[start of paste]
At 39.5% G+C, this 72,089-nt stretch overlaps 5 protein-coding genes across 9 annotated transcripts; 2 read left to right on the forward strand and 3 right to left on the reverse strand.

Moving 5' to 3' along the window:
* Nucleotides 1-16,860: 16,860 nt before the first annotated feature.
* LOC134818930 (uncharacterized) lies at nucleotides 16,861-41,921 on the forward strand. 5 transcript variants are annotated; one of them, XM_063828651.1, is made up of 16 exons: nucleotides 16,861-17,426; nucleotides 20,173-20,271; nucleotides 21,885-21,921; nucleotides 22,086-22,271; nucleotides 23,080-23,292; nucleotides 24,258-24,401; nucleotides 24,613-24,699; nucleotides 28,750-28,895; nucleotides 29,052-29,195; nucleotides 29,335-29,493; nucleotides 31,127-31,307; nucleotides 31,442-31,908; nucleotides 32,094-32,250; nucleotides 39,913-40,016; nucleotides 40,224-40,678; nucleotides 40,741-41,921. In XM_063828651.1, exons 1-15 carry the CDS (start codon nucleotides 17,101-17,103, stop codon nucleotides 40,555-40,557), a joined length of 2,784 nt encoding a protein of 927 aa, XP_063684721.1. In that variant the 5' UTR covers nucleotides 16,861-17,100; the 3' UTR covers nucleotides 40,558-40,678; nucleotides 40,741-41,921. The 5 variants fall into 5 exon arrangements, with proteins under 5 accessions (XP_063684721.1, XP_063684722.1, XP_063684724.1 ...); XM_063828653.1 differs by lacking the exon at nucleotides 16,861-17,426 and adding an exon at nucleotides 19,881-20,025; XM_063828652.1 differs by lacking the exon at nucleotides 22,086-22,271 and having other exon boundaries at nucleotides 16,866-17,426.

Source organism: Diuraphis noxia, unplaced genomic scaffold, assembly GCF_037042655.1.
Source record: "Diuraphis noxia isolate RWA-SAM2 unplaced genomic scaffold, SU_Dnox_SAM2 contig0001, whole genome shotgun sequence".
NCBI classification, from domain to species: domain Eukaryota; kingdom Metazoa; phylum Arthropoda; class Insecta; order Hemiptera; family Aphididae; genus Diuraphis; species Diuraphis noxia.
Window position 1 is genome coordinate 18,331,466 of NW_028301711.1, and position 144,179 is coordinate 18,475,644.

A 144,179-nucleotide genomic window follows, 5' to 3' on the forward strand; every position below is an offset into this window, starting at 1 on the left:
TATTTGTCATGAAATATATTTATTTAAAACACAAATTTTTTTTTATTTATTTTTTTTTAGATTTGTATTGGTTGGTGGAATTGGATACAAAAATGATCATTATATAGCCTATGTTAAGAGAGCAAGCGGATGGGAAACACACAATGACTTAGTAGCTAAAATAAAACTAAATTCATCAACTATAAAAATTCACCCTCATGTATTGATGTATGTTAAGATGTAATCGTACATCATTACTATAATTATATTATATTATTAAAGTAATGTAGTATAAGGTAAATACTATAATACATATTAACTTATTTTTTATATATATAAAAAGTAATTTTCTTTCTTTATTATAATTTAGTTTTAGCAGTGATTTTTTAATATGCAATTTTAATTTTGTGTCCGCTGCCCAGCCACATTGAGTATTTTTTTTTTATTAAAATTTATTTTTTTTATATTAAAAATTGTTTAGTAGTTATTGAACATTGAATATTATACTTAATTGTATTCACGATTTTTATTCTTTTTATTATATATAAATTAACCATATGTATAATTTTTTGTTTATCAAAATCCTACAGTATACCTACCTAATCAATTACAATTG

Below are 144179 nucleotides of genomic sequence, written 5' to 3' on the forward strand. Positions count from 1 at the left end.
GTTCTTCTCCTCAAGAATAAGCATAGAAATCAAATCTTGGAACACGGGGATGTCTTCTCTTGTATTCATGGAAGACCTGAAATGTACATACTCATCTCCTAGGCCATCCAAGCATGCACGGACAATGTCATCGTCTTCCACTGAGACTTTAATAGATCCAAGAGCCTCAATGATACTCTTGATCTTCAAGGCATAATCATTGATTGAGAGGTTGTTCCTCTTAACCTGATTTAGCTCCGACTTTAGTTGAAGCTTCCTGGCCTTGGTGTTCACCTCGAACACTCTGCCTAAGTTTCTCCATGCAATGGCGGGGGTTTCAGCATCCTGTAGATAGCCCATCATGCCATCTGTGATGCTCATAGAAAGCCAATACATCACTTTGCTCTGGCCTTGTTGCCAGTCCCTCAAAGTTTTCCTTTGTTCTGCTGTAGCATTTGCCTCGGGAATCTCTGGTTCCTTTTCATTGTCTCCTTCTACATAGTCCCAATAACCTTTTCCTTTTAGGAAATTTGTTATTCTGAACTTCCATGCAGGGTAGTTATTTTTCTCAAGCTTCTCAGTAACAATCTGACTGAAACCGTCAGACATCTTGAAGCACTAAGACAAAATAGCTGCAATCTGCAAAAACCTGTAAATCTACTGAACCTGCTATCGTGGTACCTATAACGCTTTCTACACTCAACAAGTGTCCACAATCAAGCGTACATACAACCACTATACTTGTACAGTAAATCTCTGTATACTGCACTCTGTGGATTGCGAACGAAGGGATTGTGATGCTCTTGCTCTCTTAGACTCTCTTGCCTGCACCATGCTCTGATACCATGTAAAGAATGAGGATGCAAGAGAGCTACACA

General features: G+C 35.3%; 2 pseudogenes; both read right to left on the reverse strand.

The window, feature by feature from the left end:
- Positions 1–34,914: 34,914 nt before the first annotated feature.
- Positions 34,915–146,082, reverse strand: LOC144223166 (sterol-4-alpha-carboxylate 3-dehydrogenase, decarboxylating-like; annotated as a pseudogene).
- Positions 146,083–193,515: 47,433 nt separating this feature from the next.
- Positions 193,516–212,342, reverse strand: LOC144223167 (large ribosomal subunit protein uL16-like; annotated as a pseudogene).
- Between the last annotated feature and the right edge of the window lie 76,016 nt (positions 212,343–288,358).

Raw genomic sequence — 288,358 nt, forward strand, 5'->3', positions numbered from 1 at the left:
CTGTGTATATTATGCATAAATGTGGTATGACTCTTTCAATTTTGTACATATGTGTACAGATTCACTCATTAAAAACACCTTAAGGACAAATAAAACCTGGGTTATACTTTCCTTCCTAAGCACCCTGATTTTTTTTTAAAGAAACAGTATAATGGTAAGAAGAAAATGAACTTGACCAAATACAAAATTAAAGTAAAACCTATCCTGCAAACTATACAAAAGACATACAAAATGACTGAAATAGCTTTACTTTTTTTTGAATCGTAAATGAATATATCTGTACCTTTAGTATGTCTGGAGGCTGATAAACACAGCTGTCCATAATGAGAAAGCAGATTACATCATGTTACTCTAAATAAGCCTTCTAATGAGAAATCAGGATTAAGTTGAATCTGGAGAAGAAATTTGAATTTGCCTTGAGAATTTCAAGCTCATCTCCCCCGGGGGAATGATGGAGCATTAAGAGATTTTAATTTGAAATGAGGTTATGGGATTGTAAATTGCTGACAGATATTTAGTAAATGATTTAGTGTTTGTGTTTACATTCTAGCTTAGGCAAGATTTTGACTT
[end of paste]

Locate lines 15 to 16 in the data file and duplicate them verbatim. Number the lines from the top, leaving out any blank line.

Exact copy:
- Positions 1–34,914: 34,914 nt before the first annotated feature.
- Positions 34,915–146,082, reverse strand: LOC144223166 (sterol-4-alpha-carboxylate 3-dehydrogenase, decarboxylating-like; annotated as a pseudogene).